Construction Craft Laborer: The NCCER curricula used by the Trades Academy encompasses not only the skilled trades but also craft labor where many in construction get their start. This curriculum introduces the trainee to a variety of trades, including carpentry, masonry, ironworking, electrical, welding, heavy equipment, and cranes. Upon completion of this two-level course the trainee will have the basic knowledge needed on any job site. The Construction Craft Laborer curriculum covers such subjects as Safety, Site Layout, Framing, Steel Bar Reinforced Concrete, and Electrical Safety.
Project Management: Construction project managers plan and direct the building and maintenance of everything from bridges to high-rise buildings to wastewater systems. They usually have the satisfaction of seeing a job through from start to finish. In a typical day, project managers might meet with owners, examine a work breakdown structure (WBS), negotiate with sub-contractors, and directly supervise crews. Their qualifications include both formal education and in-formal on-the-job training, and their knowledge encompasses construction materials and methods, mathematics, communications, safety, human resources, scheduling, and customer service, among other areas. A university degree in engineering or other field of study is helpful but not essential. This one-level curriculum covers topics such as Construction Documents, Resource Control, and Continuous Improvement. The GCA Trades Academy Project Management courses are driven in large part by industry demand. For example, Primavera P6 Professional Project Management is offered when there are a sufficient number of individuals interested to make it affordable.
NCCER, previously “National Center for Construction Education and Research” is headquartered in Alachua, Fla., and is affiliated with the University of Florida's M.E. Rinker, Sr. School of Building Construction. NCCER is a not-for-profit 501(c)(3) education foundation created in 1996 as The National Center for Construction Education and Research. It was developed with the support of more than 125 construction CEOs and various association and academic leaders who united to revolutionize training for the construction industry. Sharing the common goal of developing a safe and productive workforce, these companies created a standardized training and credentialing program for the industry. This progressive program has evolved into curricula for more than 60 craft areas and a complete series of more than 70 assessments offered in over 4,000 NCCER-accredited training and assessment locations across the United States. It is strongly supported by the ABC. The Associated Builders and Contractors is a national association that advances and defends the principles of the merit shop in the construction industry and provides its members with an opportunity to succeed. ABC has 74 Chapters nationwide including U.S. territories, representing 22,000 merit shop firms of which GCA is one. NCCER is also strongly supported by CURT. The Construction Users Roundtable® was founded by - and is driven by - many of the largest and most successful construction owners in the United States, such as Caterpillar, Proctor & Gamble and Intel, to provide the global industry a strong, singular voice to help owner’s effect positive, meaningful change and improvements. NCCER develops standardized construction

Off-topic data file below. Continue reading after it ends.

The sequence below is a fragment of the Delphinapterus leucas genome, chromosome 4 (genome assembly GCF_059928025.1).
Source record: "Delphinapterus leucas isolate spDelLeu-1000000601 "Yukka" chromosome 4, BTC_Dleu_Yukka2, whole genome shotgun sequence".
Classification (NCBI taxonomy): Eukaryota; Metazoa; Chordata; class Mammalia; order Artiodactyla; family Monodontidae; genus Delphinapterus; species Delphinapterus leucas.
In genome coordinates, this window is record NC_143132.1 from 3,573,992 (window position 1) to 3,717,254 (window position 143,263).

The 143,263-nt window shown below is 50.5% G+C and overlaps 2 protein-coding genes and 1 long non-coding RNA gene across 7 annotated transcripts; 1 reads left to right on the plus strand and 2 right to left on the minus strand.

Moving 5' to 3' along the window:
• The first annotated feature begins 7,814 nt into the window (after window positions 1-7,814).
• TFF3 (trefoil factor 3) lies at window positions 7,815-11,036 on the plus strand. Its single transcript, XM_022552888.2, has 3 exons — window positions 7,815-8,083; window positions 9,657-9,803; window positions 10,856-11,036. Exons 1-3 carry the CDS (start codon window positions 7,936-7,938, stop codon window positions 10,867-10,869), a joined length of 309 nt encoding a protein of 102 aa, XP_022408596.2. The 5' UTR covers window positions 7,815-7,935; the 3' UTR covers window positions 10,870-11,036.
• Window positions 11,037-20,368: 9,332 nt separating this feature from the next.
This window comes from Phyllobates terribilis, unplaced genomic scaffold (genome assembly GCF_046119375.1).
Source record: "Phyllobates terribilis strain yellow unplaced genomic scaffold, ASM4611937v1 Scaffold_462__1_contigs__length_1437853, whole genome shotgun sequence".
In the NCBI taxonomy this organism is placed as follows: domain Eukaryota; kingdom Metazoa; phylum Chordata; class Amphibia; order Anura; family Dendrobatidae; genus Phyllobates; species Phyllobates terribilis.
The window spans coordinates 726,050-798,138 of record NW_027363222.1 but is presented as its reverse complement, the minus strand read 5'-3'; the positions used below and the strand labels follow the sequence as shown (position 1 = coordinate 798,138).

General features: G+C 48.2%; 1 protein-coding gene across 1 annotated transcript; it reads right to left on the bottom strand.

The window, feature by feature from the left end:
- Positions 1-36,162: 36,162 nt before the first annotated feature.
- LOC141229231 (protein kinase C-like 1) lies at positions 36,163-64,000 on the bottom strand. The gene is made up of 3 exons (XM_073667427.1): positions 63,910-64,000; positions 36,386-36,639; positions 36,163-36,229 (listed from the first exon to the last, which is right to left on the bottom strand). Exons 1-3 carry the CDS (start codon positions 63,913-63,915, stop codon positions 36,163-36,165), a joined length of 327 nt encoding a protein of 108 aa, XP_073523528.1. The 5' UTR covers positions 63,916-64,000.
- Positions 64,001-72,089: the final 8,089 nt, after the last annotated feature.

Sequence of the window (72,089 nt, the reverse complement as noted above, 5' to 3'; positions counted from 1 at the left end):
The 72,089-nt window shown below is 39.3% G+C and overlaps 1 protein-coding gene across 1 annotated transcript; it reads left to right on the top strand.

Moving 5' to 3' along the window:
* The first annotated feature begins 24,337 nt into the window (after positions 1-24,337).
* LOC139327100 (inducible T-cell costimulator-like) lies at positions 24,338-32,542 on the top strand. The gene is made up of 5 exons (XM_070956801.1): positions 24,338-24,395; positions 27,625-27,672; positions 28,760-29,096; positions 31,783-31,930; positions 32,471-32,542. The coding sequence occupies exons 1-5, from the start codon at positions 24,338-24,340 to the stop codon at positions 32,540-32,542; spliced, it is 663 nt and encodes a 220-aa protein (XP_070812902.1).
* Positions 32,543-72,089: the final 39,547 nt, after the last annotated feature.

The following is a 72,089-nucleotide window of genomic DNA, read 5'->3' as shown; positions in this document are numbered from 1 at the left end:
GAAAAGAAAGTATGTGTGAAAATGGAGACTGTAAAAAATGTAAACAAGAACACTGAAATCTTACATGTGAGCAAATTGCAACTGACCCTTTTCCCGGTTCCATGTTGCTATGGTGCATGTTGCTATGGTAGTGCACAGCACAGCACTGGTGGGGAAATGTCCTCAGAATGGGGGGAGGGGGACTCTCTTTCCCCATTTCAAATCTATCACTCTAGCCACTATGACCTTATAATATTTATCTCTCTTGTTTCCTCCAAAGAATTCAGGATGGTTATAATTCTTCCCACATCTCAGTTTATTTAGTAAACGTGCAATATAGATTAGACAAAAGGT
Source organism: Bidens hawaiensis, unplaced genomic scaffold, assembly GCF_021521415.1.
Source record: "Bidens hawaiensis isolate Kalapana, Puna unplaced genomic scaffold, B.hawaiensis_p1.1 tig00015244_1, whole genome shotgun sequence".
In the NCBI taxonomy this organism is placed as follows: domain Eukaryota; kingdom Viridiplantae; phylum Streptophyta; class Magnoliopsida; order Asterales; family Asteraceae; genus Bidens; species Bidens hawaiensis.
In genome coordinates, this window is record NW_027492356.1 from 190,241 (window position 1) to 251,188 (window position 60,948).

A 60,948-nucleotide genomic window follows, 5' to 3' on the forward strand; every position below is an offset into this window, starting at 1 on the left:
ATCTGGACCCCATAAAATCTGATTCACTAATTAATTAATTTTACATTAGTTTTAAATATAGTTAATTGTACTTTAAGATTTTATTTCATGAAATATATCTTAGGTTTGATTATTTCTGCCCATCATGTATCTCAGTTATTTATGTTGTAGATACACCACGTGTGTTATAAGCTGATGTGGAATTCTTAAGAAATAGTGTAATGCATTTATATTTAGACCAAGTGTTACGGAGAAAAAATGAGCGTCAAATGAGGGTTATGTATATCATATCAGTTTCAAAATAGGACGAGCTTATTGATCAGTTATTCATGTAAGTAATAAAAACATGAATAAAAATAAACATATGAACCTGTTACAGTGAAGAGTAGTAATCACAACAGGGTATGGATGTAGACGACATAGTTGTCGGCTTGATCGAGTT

COMMITTEEUPDATE and maintenance curricula and assessments with portable credentials. These credentials are tracked through NCCER’s National Registry which allows organizations and companies to track the qualifications of their craft professionals and/or check the qualifications of possible new hires. The National Registry also assists craft professionals by maintaining their records in a secure database. NCCER’s workforce development process of accreditation, instructor certification, standardized curriculum, national registry, assessment, and certification is a key component in the industry’s workforce development efforts. NCCER also drives multiple initiatives to enhance career development and recruitment efforts for the industry. NCCER’s new branding and international initiatives have led to the use of NCCER in lieu of The National Center for Construction Education and Research – the same great resources and services.
GCA Trades Academy
In response to the need for an expanding workforce and to replace those being lost to attrition, the Guam Contractors Association sponsored the launch of the Trades Academy in 2006 with Dr Bert Johnston as its initial and only Education Director. The Trades Academy is now a non-profit self-sustaining institution of learning. From the beginning, accreditation was recognized as an important requirement to ensure credibility and for that, the founders turned to NCCER. Enrollment has ranged between 70 and 200 from October 2006 until today in various fields including: Management, HVAC Technician, Electrician, HV Lineman, Welder, Heavy Equipment Operator, Carpenter and Core Curriculum. Student funding has been from various sources with Self Pay and Employer Pay being about 25% each. Note that employers receive a tax credit for each indentured apprentice they employ. Scholarships have been available for about 5% of students. Other funding sources available to students include AHRD/DVR, Manpower Development Fund (MDF) and Guam Transportation Training Program. In the past the governments of FSM have funded their students through the Center for Micronesian Empowerment and this is expected to resume when there is greater demand for construction workers in the region. Going forward, the GCA Trades Academy and Guam Community College can be expected to provide an increasing proportion of skilled tradesmen and construction craft laborers entering the workforce.